That was a scary story.

  5. HWRNMNBSOL says:

    Owen asks:

    Um… Aren’t there roads and housing along Braes Bayou? How can you widen it?

    The short answer is: I don’t know. I have only had dealings with this project where it intersects my work, and that’s the stretch of Braes Bayou along the south side of the the Medical Center.

    Within that area, roads and structures are indeed being moved. For example, a fire house is presently located on Fannin on the south bank of Braes Bayou. A brand new fire house is under construction about one block south and on the other side of the street. One presumes that once the new firehouse is complete, the old one will be demolished.

    Generally speaking, within the area in question there really isn’t all that much that backs right up to the bayou. There is a large setback in the form of green space on the south side of the bayou for some reason that I don’t fully understand (there certainly isn’t any such setback on the north side) that sure looks like another n yards could be carved out.

    It’s also possible that some deepening of the bayou will be attempted, or possibly changing the shape of the profile to accommodate more volume. I don’t know what the flood control people have in mind, nor do I know exactly how they’ll propagate the widening all the way out to the Ship Channel. Let’s hope it’s a smart idea, whatever it is.

  6. Charles M says:

    As to the maps the Chron and the flood control district put up….

    By leaving out the major streets, the Chron made it impossible to tell which areas were actually at risk.

    The flood control district, on the other hand, had the maps up Sunday (the Chron said they would be up Monday) but they were so small and blurred, it was equally difficult to determine locations.

    As best I could tell, my residence (Dairy Ashford at Bellaire) might have been at risk. Couldn’t tell from the maps.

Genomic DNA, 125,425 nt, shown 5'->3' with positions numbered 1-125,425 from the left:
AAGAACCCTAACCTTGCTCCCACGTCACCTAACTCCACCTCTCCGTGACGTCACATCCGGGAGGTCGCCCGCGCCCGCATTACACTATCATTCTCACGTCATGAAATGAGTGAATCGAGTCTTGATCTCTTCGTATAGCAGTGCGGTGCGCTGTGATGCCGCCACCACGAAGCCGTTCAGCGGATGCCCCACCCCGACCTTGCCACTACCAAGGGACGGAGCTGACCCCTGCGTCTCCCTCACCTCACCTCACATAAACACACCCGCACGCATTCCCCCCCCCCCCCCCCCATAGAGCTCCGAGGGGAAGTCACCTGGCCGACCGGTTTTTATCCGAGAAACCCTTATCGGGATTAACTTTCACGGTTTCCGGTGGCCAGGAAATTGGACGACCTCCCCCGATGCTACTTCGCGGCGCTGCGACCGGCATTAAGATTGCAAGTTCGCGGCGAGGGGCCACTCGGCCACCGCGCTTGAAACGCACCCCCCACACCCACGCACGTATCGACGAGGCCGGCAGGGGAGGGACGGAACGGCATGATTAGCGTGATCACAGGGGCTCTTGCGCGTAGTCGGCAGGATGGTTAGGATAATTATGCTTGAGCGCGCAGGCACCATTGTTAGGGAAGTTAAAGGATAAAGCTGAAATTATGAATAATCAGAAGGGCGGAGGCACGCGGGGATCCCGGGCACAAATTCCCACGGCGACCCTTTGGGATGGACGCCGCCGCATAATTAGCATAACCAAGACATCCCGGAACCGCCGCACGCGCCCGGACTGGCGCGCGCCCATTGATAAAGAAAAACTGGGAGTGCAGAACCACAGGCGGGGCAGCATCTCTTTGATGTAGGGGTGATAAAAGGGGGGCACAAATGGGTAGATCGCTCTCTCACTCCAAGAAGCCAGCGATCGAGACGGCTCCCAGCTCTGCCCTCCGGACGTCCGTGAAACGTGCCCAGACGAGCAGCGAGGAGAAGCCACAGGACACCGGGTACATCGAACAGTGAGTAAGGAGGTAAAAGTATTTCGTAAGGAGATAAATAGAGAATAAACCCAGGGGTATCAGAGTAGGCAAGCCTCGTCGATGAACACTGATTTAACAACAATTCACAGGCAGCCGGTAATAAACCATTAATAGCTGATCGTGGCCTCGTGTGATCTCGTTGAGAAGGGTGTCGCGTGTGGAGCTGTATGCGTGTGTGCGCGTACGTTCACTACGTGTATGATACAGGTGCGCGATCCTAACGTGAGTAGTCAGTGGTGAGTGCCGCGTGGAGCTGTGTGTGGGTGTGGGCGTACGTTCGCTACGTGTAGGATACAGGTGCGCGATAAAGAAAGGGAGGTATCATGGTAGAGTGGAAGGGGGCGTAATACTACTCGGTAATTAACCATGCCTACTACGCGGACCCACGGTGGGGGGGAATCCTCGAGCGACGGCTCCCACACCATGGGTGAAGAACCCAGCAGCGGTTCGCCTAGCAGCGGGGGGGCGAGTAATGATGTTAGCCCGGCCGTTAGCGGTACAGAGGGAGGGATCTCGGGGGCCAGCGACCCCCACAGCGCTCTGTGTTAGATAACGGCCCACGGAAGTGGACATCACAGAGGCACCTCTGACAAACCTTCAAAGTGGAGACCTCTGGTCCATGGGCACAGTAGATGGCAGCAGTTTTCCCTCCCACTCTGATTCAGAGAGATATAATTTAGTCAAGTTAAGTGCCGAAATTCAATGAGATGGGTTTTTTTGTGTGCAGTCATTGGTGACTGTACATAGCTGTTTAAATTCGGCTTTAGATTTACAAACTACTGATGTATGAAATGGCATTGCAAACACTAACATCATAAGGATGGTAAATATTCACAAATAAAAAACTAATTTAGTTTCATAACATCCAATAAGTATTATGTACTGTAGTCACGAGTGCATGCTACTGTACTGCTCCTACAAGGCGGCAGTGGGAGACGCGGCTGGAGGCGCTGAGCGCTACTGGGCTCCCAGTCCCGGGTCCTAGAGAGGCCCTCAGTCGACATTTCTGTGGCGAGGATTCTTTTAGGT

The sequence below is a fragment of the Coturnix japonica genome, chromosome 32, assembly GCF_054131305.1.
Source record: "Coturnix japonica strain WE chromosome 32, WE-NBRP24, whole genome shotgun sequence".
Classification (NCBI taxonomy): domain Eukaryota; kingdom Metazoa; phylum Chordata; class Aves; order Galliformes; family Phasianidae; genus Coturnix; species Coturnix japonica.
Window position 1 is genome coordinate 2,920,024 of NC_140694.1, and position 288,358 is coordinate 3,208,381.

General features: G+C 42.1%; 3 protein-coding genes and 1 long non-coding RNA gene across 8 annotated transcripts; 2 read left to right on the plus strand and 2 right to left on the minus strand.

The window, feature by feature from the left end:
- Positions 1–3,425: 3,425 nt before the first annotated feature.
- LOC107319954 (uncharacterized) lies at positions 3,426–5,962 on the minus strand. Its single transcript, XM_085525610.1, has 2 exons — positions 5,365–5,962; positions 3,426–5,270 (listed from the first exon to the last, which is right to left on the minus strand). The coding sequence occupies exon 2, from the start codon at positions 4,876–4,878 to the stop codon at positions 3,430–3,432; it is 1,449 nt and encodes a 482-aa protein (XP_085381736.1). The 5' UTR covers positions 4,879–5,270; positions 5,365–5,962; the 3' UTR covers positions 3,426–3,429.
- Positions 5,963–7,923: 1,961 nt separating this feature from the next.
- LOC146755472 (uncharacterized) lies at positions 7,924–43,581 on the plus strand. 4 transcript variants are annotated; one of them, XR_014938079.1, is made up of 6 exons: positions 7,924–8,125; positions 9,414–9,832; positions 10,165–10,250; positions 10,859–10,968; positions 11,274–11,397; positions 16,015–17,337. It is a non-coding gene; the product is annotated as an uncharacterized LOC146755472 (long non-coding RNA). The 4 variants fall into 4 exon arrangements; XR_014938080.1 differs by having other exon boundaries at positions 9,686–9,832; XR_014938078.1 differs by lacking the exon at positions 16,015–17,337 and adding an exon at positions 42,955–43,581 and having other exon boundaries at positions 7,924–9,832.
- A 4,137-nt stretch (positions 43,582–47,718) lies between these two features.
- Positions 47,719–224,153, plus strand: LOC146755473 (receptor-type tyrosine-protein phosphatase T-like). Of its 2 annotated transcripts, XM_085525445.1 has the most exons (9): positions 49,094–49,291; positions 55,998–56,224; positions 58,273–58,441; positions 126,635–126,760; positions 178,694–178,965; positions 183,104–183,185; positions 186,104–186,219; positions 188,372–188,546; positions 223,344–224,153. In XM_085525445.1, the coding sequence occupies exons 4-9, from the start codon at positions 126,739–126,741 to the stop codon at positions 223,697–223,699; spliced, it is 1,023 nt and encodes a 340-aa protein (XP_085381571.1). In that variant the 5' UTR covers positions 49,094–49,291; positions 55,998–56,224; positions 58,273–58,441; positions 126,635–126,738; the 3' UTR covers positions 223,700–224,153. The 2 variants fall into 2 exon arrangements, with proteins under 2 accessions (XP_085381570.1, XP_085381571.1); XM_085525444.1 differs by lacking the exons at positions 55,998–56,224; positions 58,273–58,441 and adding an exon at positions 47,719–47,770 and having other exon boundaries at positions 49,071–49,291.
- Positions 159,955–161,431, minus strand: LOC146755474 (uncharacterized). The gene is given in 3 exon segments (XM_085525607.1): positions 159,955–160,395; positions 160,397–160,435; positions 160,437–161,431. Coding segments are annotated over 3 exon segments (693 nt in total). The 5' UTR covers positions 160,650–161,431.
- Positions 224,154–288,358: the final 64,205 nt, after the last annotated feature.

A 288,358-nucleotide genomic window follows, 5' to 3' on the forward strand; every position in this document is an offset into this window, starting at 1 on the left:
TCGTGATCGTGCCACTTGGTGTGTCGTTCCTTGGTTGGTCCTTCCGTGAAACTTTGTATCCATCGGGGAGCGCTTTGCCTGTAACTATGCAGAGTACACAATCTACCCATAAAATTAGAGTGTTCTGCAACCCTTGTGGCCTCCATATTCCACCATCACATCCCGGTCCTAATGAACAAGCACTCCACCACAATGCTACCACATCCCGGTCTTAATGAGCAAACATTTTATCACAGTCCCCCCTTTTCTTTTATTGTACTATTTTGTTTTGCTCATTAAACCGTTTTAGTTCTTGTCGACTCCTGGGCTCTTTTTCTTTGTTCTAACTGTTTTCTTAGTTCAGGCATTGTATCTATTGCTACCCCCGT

7. elizabeth says:


    When you say “west side,” just exactly where do you mean? I’m wondering if I’m included in that section of town; or am I too far west to be of concern?

    Just curious.

  8. Ginger says:

    When I say west side, I mean out to Katy. If you pave over everything out there, where does the runoff go? Into the drains and ultimately the bayous.

    The development of what used to be Andrau airport worries me. There was a lot of green space out there and now it’s all homes and shopping centers. I don’t know what the developers are doing in the way of detention ponds and the like, but if they’re standard Houston developers the answer is “not much”.

    I don’t have a lot of faith in the Army Corps of Engineers or the Harris County Flood Control District to solve this problem. Houston is run for developers and by developers–remember MayorBob?–and without somebody enforcing a requirement that new subdivisions have adequate drainage/retention/flood control measures, no developer in his or her right mind will do it. It simply costs too much.

    One of the law partners in the firm I used to work for was heavily involved in flood control issues. I learned a lot about flood control from him; most of it scared me.


    I suppose it could be widened in that area — I’m just not sure how much extra flood protection we’d get from such a small-scale change, and if the bayou were widened further down, then you’d be taking out entire complexes and either North or South Braeswood.

  10. sajida mawani says:

    y are some floods bworse then others explain that but in a way little kids can under stand
    thank you sajida mawani